While there has been illustrated and described particular embodiments, it will be appreciated that numerous changes and modifications will occur to those skilled in the art, and it is intended in the appended claims to cover all those changes and modifications which fall within the true spirit and scope of the present invention.

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Referenced by
Citing PatentFiling datePublication dateApplicantTitle
US8375635Aug 26, 2009Feb 19, 2013Richard HellingaApparatus for opening and closing overhead sectional doors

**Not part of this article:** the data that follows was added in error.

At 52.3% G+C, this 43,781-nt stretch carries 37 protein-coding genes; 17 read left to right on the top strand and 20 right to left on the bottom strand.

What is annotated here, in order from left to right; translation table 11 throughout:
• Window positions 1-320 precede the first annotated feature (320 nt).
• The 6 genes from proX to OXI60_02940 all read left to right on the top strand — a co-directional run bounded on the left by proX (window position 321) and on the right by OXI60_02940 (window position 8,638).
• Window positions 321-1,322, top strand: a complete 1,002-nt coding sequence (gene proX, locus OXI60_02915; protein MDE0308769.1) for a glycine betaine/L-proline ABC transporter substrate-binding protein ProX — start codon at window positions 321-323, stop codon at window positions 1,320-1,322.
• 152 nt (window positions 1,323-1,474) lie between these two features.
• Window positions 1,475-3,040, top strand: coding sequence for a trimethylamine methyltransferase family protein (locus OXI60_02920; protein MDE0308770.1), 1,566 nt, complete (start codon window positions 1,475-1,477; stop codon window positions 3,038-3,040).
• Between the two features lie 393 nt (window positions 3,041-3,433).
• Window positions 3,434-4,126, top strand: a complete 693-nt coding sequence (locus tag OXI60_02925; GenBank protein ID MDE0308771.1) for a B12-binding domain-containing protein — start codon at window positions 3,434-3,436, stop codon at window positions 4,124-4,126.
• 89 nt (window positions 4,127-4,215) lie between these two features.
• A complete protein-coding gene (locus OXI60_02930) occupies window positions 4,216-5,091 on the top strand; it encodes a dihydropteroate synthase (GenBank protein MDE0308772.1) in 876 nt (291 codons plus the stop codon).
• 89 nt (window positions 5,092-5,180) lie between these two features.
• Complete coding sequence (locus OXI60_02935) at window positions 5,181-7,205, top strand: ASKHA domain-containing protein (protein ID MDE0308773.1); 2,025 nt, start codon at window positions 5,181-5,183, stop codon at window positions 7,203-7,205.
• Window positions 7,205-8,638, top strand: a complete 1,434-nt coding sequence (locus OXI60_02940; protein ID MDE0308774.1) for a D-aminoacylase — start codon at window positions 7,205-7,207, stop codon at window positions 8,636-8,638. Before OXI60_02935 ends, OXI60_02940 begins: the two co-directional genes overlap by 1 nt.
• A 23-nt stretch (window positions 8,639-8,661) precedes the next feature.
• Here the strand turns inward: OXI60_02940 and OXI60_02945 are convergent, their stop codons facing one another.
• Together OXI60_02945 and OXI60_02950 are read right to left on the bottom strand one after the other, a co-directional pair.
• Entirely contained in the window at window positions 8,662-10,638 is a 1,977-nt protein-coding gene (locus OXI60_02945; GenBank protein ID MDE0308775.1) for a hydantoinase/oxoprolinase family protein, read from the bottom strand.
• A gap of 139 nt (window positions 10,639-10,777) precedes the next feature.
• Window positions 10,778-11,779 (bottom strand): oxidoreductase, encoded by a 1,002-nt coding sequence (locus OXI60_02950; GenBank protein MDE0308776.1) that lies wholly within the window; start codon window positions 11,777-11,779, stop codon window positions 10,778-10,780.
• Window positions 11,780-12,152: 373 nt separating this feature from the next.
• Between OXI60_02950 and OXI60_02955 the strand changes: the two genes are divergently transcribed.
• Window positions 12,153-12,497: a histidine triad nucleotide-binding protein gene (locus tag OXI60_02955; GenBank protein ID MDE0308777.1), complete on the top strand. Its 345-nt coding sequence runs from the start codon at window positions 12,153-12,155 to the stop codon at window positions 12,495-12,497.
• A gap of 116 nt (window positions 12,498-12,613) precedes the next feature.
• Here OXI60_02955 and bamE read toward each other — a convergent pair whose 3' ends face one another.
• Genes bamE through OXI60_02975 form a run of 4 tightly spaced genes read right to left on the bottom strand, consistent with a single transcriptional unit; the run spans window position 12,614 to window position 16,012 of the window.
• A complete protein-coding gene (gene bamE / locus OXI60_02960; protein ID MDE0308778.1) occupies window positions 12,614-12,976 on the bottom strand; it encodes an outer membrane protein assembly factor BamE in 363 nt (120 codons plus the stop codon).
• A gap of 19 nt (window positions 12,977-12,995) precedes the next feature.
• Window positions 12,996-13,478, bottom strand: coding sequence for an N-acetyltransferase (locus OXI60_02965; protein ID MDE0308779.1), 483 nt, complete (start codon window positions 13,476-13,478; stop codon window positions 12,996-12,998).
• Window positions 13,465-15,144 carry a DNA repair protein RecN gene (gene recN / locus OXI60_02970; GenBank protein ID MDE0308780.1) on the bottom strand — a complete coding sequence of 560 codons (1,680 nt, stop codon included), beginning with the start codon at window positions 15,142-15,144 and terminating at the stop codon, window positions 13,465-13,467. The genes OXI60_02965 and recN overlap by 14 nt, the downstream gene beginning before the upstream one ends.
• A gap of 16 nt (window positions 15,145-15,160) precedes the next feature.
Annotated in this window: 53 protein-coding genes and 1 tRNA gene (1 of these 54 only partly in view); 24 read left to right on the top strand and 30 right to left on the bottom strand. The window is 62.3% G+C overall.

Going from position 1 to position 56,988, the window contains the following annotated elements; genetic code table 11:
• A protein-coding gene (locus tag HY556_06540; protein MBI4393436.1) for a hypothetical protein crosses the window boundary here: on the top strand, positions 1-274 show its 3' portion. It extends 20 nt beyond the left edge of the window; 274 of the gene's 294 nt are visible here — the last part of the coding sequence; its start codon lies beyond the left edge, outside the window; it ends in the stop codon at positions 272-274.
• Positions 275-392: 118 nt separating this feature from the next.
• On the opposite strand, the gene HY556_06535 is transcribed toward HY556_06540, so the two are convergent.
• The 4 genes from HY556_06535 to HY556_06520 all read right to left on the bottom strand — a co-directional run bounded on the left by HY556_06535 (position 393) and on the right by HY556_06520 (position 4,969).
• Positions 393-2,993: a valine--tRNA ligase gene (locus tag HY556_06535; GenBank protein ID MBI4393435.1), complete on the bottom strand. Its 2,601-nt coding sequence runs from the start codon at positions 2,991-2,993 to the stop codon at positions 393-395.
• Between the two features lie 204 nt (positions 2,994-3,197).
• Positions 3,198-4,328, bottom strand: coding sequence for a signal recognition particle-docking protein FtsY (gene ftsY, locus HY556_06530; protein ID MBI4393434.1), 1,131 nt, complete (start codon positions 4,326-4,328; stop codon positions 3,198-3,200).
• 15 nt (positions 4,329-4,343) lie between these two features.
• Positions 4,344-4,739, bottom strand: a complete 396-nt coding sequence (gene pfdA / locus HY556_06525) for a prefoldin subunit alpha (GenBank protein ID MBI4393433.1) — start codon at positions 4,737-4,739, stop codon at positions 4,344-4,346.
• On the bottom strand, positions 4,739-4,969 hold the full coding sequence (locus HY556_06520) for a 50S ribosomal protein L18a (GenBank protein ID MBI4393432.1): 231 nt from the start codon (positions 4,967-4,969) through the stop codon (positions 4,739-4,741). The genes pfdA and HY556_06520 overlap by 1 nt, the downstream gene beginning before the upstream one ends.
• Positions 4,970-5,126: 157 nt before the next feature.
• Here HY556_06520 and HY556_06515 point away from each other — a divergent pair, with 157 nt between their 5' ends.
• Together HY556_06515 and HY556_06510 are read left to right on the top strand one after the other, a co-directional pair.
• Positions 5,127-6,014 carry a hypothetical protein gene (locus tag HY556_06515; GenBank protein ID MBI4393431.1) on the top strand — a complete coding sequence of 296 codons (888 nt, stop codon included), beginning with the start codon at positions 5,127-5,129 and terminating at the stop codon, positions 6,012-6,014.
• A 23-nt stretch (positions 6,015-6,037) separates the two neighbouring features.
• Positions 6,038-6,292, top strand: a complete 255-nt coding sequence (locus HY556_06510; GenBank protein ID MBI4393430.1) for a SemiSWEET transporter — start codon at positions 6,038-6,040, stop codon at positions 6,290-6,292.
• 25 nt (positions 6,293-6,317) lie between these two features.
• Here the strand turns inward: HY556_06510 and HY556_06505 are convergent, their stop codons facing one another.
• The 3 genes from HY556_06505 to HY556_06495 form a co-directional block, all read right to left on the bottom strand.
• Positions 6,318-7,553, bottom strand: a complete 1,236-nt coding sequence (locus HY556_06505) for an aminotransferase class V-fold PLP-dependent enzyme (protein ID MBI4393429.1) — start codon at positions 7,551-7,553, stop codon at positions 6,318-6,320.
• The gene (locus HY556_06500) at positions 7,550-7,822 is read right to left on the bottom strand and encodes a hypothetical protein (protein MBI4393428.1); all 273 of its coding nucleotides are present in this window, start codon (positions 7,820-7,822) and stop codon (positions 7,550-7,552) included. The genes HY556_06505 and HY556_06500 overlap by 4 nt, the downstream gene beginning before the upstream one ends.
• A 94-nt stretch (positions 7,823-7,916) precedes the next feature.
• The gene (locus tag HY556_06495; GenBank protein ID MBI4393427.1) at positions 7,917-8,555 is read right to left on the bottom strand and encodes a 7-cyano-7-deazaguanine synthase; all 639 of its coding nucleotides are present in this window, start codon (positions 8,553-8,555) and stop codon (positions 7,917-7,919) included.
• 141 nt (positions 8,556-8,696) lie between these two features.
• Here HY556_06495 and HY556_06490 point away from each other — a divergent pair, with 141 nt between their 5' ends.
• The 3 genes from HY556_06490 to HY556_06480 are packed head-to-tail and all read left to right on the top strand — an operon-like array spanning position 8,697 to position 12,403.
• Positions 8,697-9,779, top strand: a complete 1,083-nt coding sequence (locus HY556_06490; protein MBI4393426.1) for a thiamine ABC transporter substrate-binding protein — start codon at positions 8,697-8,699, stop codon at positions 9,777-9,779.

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Classifications
U.S. Classification49/28, 49/26
International ClassificationG07C9/00, E05F15/16, E05F15/00, E05F15/02
Cooperative ClassificationG07C9/00182, E05F2015/434, E05F15/43, E05Y2900/106, G07C2009/00928, G07C2209/08, E05Y2600/45, G07C2009/00793, E05F15/668
European ClassificationG07C9/00E2, E05F15/16B
Legal Events
DateCodeEventDescription
Apr 15, 2002ASAssignment
Owner name: CHAMBERLAIN GROUP, INC., THE, ILLINOIS
Free format text: ASSIGNMENT OF ASSIGNORS INTEREST;ASSIGNORS:FITZGIBBON, JAMES J.;LAIRD, EDWARD T.;REEL/FRAME:012807/0586
Effective date: 20020328
Apr 30, 2010FPAYFee payment
Year of fee payment: 4
Apr 30, 2014FPAYFee payment
Year of fee payment: 8